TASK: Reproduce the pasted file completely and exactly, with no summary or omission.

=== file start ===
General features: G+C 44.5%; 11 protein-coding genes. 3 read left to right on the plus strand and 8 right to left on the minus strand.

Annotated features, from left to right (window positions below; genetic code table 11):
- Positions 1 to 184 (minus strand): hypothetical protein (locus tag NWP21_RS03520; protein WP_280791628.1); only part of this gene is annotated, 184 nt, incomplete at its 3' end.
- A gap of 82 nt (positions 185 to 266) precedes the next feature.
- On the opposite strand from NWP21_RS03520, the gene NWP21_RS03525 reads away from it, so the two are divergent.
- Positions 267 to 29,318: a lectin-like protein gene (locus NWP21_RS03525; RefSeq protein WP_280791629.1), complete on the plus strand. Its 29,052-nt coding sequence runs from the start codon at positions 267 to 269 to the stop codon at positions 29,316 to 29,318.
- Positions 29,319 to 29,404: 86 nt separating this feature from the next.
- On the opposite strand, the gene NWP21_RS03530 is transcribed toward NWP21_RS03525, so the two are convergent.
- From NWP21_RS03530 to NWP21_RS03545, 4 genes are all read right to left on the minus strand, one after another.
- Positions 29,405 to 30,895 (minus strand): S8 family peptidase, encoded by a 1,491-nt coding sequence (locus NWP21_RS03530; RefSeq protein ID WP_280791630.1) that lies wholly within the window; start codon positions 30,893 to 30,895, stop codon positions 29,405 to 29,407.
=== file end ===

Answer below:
General features: G+C 44.5%; 11 protein-coding genes. 3 read left to right on the plus strand and 8 right to left on the minus strand.

Annotated features, from left to right (window positions below; genetic code table 11):
- Positions 1 to 184 (minus strand): hypothetical protein (locus tag NWP21_RS03520; protein WP_280791628.1); only part of this gene is annotated, 184 nt, incomplete at its 3' end.
- A gap of 82 nt (positions 185 to 266) precedes the next feature.
- On the opposite strand from NWP21_RS03520, the gene NWP21_RS03525 reads away from it, so the two are divergent.
- Positions 267 to 29,318: a lectin-like protein gene (locus NWP21_RS03525; RefSeq protein WP_280791629.1), complete on the plus strand. Its 29,052-nt coding sequence runs from the start codon at positions 267 to 269 to the stop codon at positions 29,316 to 29,318.
- Positions 29,319 to 29,404: 86 nt separating this feature from the next.
- On the opposite strand, the gene NWP21_RS03530 is transcribed toward NWP21_RS03525, so the two are convergent.
- From NWP21_RS03530 to NWP21_RS03545, 4 genes are all read right to left on the minus strand, one after another.
- Positions 29,405 to 30,895 (minus strand): S8 family peptidase, encoded by a 1,491-nt coding sequence (locus NWP21_RS03530; RefSeq protein ID WP_280791630.1) that lies wholly within the window; start codon positions 30,893 to 30,895, stop codon positions 29,405 to 29,407.